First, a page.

Proponents of the three-strikes legislation argue that the law deters crime because of the life sentence threat they offer especially to repeat offenders. However, studies have shown that prior arrests and convictions, as well as the life sentence threat, do not change the behavior of offenders (Cole et al., 2016). Criminals do not refrain from crime because of the fear of being caught (Kelly, 2015). The aforementioned study concluded that the reduction in violent crimes was caused by a decline in alcohol consumption. They argued that it is illogical to advocate for the continuance of the three-strikes legislation because it deters crime. They recommended the implementation of more stringent policies to curb alcohol consumption in California to lower the rates of violent crime (Kelly, 2015).
Overpopulation of Prisons
Statistics have shown that the rates of incarceration in the United States are very high relative to its population. The US accounts for 5% of the world’s population and 25% of the global prison population (Kelly, 2015). Crime rates have dropped in the US in the last two decades. However, the population of prisons has increased significantly. This increase can be attributed to the enactment of tough laws such as the three strikes that give harsh sentences for minor crimes (Welsh & Harris, 2016). The US prison system is overcrowded and expensive to run. The three-strikes legislation adds more prisoners to the system, regardless of the situation. Keeping a prisoner in jail for life is expensive, and states are spending large amounts of taxpayers’ money to fund the prison system even though some prisoners do not deserve to be in prison (Yezer, 2014). Many states are looking for ways to reduce their prison populations to lower the costs of housing life-sentence prisoners. Some are considering pursuing less costly alternative rehabilitation methods. The three-strikes law increases the prison population because it is ineffective at deterring crime.
The US spends about $70 billion on the prison system, which represents a forty percent increase in the last two decades (Yezer, 2014). This is proof enough that the enactment of the three-strikes law did not reduce crime. Another important factor that supports the argument that the law is ineffective is the rate of recidivism. According to the Bureau of Statistics, the rate of recidivism is as high as 43% (Neubauer & Fradella, 2017). For instance, in 2005, the rate of recidivism was 68percent. Increased cases of violence have been reported in jails as well as the proliferation of gangs. The justice system has focused its resources on locking up offenders rather than rehabilitating them to ensure that they do not turn back to crime after their release (Neubauer & Fradella, 2017).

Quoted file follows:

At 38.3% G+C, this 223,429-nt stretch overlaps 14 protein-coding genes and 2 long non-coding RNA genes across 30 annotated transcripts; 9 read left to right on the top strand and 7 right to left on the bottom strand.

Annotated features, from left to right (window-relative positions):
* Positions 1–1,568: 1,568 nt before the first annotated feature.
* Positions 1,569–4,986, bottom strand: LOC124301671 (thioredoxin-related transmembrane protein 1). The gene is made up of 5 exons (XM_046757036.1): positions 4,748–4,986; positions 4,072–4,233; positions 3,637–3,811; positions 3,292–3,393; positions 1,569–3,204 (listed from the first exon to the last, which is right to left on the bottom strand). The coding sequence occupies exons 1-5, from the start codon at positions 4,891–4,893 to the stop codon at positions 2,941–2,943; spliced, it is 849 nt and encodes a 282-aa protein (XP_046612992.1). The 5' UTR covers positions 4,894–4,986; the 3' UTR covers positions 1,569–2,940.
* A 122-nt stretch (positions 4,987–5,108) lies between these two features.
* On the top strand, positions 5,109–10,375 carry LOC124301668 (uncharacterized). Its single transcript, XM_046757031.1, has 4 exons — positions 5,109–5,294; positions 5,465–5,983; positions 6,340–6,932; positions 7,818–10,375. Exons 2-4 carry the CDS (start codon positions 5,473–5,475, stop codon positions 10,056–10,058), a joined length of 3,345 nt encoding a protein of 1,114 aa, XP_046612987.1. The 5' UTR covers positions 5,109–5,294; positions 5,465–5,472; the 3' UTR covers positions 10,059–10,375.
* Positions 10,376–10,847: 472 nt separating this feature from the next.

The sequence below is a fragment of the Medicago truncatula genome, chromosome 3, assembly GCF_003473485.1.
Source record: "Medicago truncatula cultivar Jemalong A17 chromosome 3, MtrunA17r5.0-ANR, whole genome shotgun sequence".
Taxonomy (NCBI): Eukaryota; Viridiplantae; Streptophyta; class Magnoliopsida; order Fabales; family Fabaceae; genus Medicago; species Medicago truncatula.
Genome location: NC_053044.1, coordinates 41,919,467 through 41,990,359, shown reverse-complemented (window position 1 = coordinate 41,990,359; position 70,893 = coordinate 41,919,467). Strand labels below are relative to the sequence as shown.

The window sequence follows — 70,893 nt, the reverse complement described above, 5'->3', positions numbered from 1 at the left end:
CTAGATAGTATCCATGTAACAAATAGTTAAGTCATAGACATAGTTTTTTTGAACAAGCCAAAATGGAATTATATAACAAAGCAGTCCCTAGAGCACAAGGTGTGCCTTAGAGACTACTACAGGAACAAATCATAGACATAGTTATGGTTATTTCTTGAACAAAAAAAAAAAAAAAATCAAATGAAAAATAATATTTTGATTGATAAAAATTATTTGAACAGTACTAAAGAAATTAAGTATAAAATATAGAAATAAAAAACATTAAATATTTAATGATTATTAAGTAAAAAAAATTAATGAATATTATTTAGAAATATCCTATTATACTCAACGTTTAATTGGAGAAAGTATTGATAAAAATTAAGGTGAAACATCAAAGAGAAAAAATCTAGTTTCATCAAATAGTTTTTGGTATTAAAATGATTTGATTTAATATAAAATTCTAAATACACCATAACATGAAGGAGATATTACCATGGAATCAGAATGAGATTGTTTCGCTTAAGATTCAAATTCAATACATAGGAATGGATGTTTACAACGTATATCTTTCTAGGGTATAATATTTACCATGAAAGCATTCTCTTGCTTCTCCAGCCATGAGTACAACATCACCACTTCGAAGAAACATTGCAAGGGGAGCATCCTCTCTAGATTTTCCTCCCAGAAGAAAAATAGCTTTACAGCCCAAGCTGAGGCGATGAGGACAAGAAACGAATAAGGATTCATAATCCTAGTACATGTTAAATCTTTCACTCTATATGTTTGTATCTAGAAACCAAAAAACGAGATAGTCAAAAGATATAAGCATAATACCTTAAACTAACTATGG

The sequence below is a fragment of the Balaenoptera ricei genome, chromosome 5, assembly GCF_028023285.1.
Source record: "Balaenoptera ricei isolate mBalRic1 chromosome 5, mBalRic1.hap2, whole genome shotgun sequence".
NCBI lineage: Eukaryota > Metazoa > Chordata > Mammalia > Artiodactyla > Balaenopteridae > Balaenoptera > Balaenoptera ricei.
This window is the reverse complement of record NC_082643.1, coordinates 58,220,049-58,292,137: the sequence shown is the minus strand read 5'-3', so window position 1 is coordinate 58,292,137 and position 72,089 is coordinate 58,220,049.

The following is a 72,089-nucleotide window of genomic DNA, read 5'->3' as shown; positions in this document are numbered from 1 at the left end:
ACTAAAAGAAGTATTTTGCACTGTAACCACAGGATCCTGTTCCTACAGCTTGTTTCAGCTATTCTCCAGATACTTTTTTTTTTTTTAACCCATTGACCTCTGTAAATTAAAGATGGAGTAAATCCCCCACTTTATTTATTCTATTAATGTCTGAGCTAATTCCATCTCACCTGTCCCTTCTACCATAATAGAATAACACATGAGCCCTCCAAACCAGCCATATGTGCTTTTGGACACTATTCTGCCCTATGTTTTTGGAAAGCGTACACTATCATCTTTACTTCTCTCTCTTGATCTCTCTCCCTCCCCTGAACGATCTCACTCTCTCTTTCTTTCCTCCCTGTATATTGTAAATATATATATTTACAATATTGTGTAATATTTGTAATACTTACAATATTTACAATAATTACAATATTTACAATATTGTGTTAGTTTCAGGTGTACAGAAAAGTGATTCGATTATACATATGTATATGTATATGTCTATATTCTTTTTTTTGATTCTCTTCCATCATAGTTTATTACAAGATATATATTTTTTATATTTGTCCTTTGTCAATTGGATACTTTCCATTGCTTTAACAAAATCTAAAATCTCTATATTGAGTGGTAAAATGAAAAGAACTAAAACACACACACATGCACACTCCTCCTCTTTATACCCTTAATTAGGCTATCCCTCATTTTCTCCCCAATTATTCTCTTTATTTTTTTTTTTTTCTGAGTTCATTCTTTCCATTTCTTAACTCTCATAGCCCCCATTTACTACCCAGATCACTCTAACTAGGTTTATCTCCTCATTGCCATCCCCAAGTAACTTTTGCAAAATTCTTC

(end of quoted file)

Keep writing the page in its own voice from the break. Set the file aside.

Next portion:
The three-strikes law was enacted in 1994 under the Violent Crime Control and Law Enforcement Act. The goal was to lower crime rates by discouraging habitual criminals from engaging in crime. However, research has shown that the legislation has been ineffective in the achievement of that goal. The prison population has grown tremendously and the decrease in crime observed has been attributed to a decrease in alcohol consumption. The legislation is unfair because some criminals who are incarcerated for misdemeanors may qualify for a life sentence under the three-strikes law. The justice system does not treat cases individually even though it should. The provisions of the legislation allow a misdemeanor to trigger a life sentence. The law does not deter crime because it does not compel repeat criminals to change their behavior because of its life-sentence threat and the fear of getting caught. Moreover, crime rates were on a downward trend before the laws were implemented.
Cole, G. F., Smith, C. E., & DeJong, C. (2016). Criminal justice in America (9th ed.). New York, NY: Cengage Learning.
Kelly, W. R. (2015). Criminal justice system at the crossroads: Transforming crime and punishment. New York, NY: Columbia University Press.
Neubauer, D. W., & Fradella, H. F. (2017). America’s courts and the criminal justice system (13th ed.). New York, NY: Cengage.
Welsh, W. N., & Harris, P. W. (2016). Criminal justice policy and planning: Planned change (5th ed.). New York, NY: Taylor & Francis.
Yezer, A. M. (2014). Economics of crime and enforcement. New York, NY: M. E.Sharpe.